In the recently published
ISFG: Recommendations on Biostatistics in Paternity Testing
we (Gjertson, Brenner, et al) included this recommendation:
R2 Population Genetics
R2.1 Allele probabilities
The probability of observing an allele, i, can be estimated as:
is the number of i alleles and N is the total number of alleles in the existing database.
The relevant probability of observing an allele is its conditional
probability given observation among tested individuals. The database
sample frequency of xi/N,
ignoring a new observation in a tested
trio, is regularly biased toward paternity . Extending the database
with one extra observation is a simple and nearly accurate procedure
to overcome the bias.
[The above is the part I want to discuss here.]
[The rest of the recommendation reads as follows:]
In particular, occasionally, a new allele not
present in a reference database is observed in routine testing. Then
the formula reduces to 1/(N+1) since the marker went unobserved among
the N previous alleles in the database. Additionally, laboratories
may choose to follow a minimum count policy, such as the NRC II
recommendation of a minimum numerator of 5.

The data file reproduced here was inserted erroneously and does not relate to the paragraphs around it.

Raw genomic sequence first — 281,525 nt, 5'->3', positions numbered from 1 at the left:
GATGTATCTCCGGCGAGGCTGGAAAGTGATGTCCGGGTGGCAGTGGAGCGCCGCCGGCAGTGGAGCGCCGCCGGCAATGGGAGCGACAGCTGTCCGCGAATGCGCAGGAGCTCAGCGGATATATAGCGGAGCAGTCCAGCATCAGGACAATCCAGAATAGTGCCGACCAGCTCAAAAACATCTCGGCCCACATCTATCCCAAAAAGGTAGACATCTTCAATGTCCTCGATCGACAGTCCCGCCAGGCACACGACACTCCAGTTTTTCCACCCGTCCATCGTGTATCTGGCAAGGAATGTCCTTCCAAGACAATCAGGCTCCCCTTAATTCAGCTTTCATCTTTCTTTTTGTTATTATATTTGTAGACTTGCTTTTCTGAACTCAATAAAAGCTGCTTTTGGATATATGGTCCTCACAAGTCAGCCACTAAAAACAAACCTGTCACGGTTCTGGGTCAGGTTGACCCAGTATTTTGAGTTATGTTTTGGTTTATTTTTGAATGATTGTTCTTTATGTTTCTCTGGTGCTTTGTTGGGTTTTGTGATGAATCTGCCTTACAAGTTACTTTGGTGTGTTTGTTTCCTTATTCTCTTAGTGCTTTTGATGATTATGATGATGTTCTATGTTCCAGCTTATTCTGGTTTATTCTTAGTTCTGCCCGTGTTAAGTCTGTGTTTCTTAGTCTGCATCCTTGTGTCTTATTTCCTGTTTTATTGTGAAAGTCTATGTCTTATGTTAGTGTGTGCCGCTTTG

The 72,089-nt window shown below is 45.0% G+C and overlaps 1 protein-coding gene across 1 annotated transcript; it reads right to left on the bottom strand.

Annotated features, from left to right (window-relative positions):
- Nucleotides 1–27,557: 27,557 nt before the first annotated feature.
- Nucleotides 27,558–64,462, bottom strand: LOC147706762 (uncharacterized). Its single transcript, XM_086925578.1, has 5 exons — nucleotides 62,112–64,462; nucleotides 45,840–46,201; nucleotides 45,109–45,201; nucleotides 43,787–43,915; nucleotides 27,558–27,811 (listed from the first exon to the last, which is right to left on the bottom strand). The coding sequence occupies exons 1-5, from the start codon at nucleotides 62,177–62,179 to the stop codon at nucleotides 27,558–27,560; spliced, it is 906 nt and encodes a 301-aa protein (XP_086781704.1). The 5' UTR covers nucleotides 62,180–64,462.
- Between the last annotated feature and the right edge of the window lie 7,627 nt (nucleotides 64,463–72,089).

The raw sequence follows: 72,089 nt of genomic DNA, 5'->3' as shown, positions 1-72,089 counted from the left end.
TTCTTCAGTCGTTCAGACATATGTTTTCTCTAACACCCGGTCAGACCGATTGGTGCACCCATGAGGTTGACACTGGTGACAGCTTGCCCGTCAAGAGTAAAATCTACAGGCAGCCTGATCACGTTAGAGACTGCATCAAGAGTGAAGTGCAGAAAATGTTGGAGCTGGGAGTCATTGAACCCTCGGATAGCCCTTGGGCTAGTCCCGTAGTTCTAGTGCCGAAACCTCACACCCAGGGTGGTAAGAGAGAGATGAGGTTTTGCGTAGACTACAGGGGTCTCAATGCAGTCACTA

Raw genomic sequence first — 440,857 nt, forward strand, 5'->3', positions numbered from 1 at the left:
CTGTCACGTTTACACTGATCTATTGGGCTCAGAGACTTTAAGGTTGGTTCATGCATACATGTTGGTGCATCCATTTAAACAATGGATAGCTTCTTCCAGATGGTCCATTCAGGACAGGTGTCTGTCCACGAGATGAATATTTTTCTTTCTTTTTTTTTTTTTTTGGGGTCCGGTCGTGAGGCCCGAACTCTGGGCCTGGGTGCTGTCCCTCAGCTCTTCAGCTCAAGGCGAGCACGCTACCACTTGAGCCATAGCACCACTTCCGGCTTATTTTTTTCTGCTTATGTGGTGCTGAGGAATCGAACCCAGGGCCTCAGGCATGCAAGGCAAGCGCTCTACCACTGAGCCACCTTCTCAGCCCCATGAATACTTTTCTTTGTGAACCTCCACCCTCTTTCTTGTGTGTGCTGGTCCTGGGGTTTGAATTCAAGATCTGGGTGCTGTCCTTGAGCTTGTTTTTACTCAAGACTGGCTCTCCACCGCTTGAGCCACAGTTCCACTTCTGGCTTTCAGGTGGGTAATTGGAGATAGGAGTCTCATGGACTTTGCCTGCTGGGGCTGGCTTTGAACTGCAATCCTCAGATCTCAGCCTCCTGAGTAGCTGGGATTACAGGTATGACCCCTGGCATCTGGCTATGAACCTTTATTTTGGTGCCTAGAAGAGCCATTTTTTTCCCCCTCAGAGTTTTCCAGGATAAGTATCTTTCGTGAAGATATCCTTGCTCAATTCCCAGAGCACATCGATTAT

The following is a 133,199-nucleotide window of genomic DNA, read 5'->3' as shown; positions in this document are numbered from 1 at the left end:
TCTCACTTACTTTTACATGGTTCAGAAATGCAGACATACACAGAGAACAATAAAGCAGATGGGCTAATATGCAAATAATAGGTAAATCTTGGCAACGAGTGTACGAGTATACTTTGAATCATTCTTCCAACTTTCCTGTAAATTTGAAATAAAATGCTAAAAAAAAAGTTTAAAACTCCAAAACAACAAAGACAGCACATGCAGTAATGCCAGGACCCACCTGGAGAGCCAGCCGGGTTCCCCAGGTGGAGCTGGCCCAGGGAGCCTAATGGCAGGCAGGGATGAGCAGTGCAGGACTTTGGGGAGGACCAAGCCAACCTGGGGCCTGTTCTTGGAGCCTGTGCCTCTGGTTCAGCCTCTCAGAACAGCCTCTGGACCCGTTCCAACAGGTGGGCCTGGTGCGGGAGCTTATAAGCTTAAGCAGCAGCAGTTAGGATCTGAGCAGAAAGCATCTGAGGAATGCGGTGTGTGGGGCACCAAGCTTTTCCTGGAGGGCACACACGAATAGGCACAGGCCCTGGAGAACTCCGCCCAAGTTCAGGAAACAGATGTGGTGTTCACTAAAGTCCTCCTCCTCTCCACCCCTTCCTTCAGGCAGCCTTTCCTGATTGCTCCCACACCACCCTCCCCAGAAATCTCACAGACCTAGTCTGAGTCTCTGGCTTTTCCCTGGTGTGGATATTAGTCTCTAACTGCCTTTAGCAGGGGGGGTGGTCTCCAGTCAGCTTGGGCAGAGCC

There have been objections and questions about this formula.
For example, I've been asked why not +2 in the denominator, i.e. a formula of
I partially understand the sense of that. If the +1 in the recommendation is to condition
the probability on the observed instance of the paternal allele in the child, then wouldn't
it be more accurate to condition also on the non-instance of that allele as the child's
Let's lay that out more explicitly. Here's a good way to look at the paternity question:
- A mother, her child, and an alleged father present for paternity testing.
- Put the man aside for the moment. Don't observe his type.
- Determine the genetic (i.e. DNA) types of mother and child at some locus.
Suppose the child type is PQ and from comparison with the
mother we can see that Q is the paternal type.
- At this moment we ask the question: Suppose a non-father is tested for
paternity. What is the probability that a (particular) allele of his will
be a Q?
- Before this case, our experience was a population study of size N
of which x were type Q. However, the additional
observation of Q just noticed in the child is as
good as any other, so we should toss it into the population study. That
is, our experience to date is having observed x+1
Q's out of a total of N+1 observations.
- ... or maybe out of a total of N+2 observations if we also notice
the other, non-Q in the child, the maternal P.
So I agree that the N+2 formula isn't illogical.
However it seems to me an unnecessary complication for negligible benefit.
As we stated in the recommendation, the formula is
"simple and reasonably accurate".
Suppose we don't stop at the earliest step, and try to incorporate some complications.
Here are some examples of the tangled morass we can enjoy.
- The information of the other alleles from the reference mother and child
which are ignored in coming up with the recommended formula is on average